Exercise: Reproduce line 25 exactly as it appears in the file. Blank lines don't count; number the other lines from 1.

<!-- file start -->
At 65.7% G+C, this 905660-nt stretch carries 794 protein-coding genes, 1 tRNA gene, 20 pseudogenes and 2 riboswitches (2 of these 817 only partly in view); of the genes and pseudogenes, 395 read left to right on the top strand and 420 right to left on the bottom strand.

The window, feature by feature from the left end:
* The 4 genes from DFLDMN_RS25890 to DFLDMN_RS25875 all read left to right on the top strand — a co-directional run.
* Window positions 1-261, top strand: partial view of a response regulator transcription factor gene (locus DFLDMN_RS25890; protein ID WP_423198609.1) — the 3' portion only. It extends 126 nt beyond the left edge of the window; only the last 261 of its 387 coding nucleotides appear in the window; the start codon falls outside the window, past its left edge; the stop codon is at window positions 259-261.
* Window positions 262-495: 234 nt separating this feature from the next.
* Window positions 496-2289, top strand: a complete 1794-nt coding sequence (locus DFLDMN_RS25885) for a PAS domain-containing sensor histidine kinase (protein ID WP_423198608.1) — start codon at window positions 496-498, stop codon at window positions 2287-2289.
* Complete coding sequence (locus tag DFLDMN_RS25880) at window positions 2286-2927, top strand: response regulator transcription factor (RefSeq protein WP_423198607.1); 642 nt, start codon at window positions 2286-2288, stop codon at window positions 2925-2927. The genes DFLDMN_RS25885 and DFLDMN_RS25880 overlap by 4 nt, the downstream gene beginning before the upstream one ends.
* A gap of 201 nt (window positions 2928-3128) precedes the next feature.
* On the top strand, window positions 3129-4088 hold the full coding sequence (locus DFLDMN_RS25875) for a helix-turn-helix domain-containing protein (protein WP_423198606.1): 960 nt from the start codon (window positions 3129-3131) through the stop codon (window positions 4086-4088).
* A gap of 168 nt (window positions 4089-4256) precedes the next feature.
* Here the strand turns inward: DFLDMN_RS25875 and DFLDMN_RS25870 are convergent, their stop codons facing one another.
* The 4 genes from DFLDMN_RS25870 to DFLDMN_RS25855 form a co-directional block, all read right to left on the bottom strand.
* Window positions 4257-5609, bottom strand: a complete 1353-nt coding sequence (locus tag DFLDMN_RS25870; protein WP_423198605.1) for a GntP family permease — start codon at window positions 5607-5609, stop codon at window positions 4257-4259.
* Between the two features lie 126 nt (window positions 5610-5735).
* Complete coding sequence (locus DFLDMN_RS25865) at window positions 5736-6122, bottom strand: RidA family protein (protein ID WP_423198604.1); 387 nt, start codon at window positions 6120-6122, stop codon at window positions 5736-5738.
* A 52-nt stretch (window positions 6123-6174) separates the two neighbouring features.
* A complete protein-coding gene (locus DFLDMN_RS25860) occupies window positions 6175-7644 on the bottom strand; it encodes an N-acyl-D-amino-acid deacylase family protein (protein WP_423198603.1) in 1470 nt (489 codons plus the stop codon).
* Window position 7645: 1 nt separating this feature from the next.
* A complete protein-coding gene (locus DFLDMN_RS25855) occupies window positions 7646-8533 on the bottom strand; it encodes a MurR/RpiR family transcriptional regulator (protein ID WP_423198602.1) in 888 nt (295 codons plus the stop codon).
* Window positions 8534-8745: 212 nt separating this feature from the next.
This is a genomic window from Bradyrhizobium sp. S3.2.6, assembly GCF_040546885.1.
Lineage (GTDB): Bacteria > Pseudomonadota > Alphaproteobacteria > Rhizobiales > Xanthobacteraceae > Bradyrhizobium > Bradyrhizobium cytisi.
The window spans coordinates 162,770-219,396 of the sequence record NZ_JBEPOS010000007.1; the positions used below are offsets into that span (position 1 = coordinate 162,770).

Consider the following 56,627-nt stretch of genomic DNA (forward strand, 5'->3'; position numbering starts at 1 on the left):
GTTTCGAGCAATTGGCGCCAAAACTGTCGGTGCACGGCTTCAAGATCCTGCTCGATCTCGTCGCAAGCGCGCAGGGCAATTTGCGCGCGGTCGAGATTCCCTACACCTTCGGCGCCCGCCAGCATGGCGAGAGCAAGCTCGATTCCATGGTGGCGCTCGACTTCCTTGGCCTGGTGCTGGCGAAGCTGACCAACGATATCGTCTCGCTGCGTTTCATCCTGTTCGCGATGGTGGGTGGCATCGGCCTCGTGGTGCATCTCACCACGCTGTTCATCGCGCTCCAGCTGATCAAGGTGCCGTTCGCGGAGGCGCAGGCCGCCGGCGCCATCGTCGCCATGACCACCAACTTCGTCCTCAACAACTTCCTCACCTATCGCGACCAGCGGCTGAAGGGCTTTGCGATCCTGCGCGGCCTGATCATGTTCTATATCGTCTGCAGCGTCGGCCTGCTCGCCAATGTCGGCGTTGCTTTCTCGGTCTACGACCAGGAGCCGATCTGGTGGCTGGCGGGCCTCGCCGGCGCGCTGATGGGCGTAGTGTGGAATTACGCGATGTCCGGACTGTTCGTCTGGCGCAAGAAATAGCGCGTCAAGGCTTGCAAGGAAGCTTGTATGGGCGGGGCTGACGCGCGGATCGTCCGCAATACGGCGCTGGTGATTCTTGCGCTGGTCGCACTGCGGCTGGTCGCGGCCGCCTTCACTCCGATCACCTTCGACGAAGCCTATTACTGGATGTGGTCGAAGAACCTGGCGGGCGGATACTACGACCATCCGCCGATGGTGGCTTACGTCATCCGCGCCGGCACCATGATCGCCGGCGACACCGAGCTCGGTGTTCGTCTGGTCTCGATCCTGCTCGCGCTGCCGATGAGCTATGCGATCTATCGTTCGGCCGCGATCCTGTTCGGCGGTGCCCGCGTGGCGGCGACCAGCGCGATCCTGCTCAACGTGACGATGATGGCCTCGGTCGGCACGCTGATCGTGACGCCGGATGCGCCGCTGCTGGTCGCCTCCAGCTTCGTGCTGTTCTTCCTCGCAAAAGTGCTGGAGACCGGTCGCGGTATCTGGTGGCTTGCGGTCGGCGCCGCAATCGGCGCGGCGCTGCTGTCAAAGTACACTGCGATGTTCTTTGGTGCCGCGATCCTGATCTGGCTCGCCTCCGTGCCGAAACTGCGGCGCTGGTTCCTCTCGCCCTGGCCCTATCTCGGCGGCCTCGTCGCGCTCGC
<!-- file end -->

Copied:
GTTTCGAGCAATTGGCGCCAAAACTGTCGGTGCACGGCTTCAAGATCCTGCTCGATCTCGTCGCAAGCGCGCAGGGCAATTTGCGCGCGGTCGAGATTCCCTACACCTTCGGCGCCCGCCAGCATGGCGAGAGCAAGCTCGATTCCATGGTGGCGCTCGACTTCCTTGGCCTGGTGCTGGCGAAGCTGACCAACGATATCGTCTCGCTGCGTTTCATCCTGTTCGCGATGGTGGGTGGCATCGGCCTCGTGGTGCATCTCACCACGCTGTTCATCGCGCTCCAGCTGATCAAGGTGCCGTTCGCGGAGGCGCAGGCCGCCGGCGCCATCGTCGCCATGACCACCAACTTCGTCCTCAACAACTTCCTCACCTATCGCGACCAGCGGCTGAAGGGCTTTGCGATCCTGCGCGGCCTGATCATGTTCTATATCGTCTGCAGCGTCGGCCTGCTCGCCAATGTCGGCGTTGCTTTCTCGGTCTACGACCAGGAGCCGATCTGGTGGCTGGCGGGCCTCGCCGGCGCGCTGATGGGCGTAGTGTGGAATTACGCGATGTCCGGACTGTTCGTCTGGCGCAAGAAATAGCGCGTCAAGGCTTGCAAGGAAGCTTGTATGGGCGGGGCTGACGCGCGGATCGTCCGCAATACGGCGCTGGTGATTCTTGCGCTGGTCGCACTGCGGCTGGTCGCGGCCGCCTTCACTCCGATCACCTTCGACGAAGCCTATTACTGGATGTGGTCGAAGAACCTGGCGGGCGGATACTACGACCATCCGCCGATGGTGGCTTACGTCATCCGCGCCGGCACCATGATCGCCGGCGACACCGAGCTCGGTGTTCGTCTGGTCTCGATCCTGCTCGCGCTGCCGATGAGCTATGCGATCTATCGTTCGGCCGCGATCCTGTTCGGCGGTGCCCGCGTGGCGGCGACCAGCGCGATCCTGCTCAACGTGACGATGATGGCCTCGGTCGGCACGCTGATCGTGACGCCGGATGCGCCGCTGCTGGTCGCCTCCAGCTTCGTGCTGTTCTTCCTCGCAAAAGTGCTGGAGACCGGTCGCGGTATCTGGTGGCTTGCGGTCGGCGCCGCAATCGGCGCGGCGCTGCTGTCAAAGTACACTGCGATGTTCTTTGGTGCCGCGATCCTGATCTGGCTCGCCTCCGTGCCGAAACTGCGGCGCTGGTTCCTCTCGCCCTGGCCCTATCTCGGCGGCCTCGTCGCGCTCGC